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How does decaf coffee reduce the risk of diabetes?

A recent clinical trial published in the British Journal of Nutrition examines how decaf coffee might be able to reduce the risk of type 2 diabetes.

Coffee, brewed from roasted coffee beans, is a popular drink that has purported health benefits.

There have been studies that suggested that the consumption of coffee is correlated to better protection against multiple different diseases, which range from neurological disorders to cardiovascular disease, and even cancer.

A number of recent studies looked at how high coffee consumption, such as more than three cups a day, reduced the risk of type 2 diabetes.

Lack of studies investigating the mechanics of how coffee may reduce diabetes risk

Many different nutrients are found in coffee, but there is a lack of studies that investigated the mechanisms by which coffee components can contribute to the reduced risk of diabetes.

Although studies have examined both caffeinated and decaffeinated coffee and observed a protective effect regardless of the caffeine content, it isn’t clear whether caffeine has an effect. Accordingly, a Brazilian group of scientists sought to determine whether regular and decaffeinated coffee improves insulin sensitivity.

They were also interested in how the sugar in coffee influences glucose and insulin levels in the blood of coffee drinkers.

The results were recently published in the British Journal of Nutrition.

The participants for this study were recruited by advertisements and then screened for certain exclusion criteria, such as diabetes, cardiovascular diseases, and smoking.

After the exclusion of participants, there were 17 subjects who completed the study. All of the subjects were male, between 18 and 40 years of age, and habitual coffee consumers. Over a period of six weeks, the men each participated in six trials.

They were given either regular coffee with or without sugar, decaf coffee with or without sugar, or water with or without sugar.

An hour after coffee consumption, the authors of the study accurately estimated the glucose metabolism of the consumers by using a test called the “Oral Dose Intravenous Label Experiment”.

Decaf coffee significantly improved insulin sensitivity

Surprisingly, the test showed that consuming decaf coffee, but not regular coffee, significantly improved insulin sensitivity compared with drinking water.

The participants also took an oral glucose tolerance test after consuming coffee and blood was drawn at multiple time points for five hours post-coffee consumption.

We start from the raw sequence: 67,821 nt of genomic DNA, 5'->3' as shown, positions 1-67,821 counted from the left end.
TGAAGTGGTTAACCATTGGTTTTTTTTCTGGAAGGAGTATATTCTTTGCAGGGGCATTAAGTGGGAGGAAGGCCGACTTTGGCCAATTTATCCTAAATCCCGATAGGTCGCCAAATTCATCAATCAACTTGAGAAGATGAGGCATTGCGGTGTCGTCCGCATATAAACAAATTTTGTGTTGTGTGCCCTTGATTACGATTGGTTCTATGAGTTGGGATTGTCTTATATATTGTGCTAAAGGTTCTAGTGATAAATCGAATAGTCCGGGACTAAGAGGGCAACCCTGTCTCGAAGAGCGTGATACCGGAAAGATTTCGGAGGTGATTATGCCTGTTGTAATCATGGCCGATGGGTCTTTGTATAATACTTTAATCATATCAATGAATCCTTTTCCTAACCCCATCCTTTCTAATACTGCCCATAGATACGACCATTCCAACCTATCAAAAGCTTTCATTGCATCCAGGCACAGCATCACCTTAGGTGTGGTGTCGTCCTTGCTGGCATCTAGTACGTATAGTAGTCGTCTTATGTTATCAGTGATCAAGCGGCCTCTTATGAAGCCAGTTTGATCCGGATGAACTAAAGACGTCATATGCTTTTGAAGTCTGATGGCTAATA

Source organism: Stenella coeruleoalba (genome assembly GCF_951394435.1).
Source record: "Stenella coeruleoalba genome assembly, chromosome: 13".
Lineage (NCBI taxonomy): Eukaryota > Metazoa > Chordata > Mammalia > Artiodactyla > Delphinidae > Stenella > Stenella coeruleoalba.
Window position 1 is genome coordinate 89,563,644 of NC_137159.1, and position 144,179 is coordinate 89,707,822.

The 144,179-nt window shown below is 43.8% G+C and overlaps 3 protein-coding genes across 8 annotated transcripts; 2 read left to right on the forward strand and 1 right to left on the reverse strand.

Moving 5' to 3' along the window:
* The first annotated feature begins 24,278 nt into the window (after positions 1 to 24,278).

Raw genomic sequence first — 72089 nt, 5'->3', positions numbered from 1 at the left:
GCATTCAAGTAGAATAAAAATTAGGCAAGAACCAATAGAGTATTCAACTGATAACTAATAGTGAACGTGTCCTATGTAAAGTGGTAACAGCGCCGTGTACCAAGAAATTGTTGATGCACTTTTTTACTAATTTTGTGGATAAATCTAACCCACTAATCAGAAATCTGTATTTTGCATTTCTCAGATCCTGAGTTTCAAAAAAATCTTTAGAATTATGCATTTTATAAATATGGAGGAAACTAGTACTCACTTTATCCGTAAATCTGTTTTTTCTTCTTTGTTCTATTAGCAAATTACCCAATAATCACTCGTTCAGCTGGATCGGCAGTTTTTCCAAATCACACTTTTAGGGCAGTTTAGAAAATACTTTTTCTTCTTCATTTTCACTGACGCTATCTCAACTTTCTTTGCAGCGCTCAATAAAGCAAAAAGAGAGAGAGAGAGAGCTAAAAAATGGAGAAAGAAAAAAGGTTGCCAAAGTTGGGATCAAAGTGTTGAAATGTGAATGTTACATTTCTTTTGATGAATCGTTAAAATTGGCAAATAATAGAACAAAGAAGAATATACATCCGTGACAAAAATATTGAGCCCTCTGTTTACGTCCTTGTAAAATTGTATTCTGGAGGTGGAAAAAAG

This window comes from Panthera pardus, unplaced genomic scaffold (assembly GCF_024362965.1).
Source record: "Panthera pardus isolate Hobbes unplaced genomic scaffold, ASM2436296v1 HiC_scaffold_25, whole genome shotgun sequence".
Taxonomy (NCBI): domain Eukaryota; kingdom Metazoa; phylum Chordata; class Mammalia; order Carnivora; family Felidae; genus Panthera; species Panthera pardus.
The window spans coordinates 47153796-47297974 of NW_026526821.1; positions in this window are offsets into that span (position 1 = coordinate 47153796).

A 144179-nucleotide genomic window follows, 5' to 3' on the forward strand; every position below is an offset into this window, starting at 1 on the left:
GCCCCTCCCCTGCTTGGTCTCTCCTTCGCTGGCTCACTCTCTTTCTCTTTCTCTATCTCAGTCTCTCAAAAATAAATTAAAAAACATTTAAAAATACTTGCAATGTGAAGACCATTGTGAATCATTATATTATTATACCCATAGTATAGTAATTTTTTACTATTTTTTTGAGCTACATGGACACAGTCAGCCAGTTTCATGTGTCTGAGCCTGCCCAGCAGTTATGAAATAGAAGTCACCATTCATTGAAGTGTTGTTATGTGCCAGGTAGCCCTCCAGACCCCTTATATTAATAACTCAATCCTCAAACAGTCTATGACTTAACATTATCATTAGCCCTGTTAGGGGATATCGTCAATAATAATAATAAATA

Once the glucose and insulin levels were analyzed, the scientists found that coffee was able to better prime insulin responses than water, as expected.

They also noted that coffee, even with 30 grams of added sugar, did not have any adverse effects on glucose metabolism.

The authors of this study conclude that decaf coffee is able to improve insulin sensitivity and that adding sugar to coffee does not impact glucose metabolism. Their results add to the growing amount of literature examining coffee and type 2 diabetes.

However, this study only looked at the short-term effects of coffee and longer clinical trials will further clarify the potential health benefits of coffee. Nevertheless, scientists now have a stronger understanding of the potential mechanisms behind the health benefits of consuming coffee.

Written by Branson Chen, BHSc

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Reference: Reis CE, Paiva CL, Amato AA, Lofrano-Porto A, Wassell S, Bluck LJ, Dórea JG, da Costa TH. Decaffeinated coffee improves insulin sensitivity in healthy men. British Journal of Nutrition. 2018:1-0.

Branson Chen MSc
Branson Chen MSc
Branson has a BHSc from McMaster University and is currently completing his MSc at the University of Toronto. He is enthusiastic about contributing to patient education and knowledge translation, which are essential for the dissemination of biomedical research, and does so by writing for the Medical News Bulletin. Branson enjoys playing board games and programming in his spare time, and hopes to continue his career in academic research.


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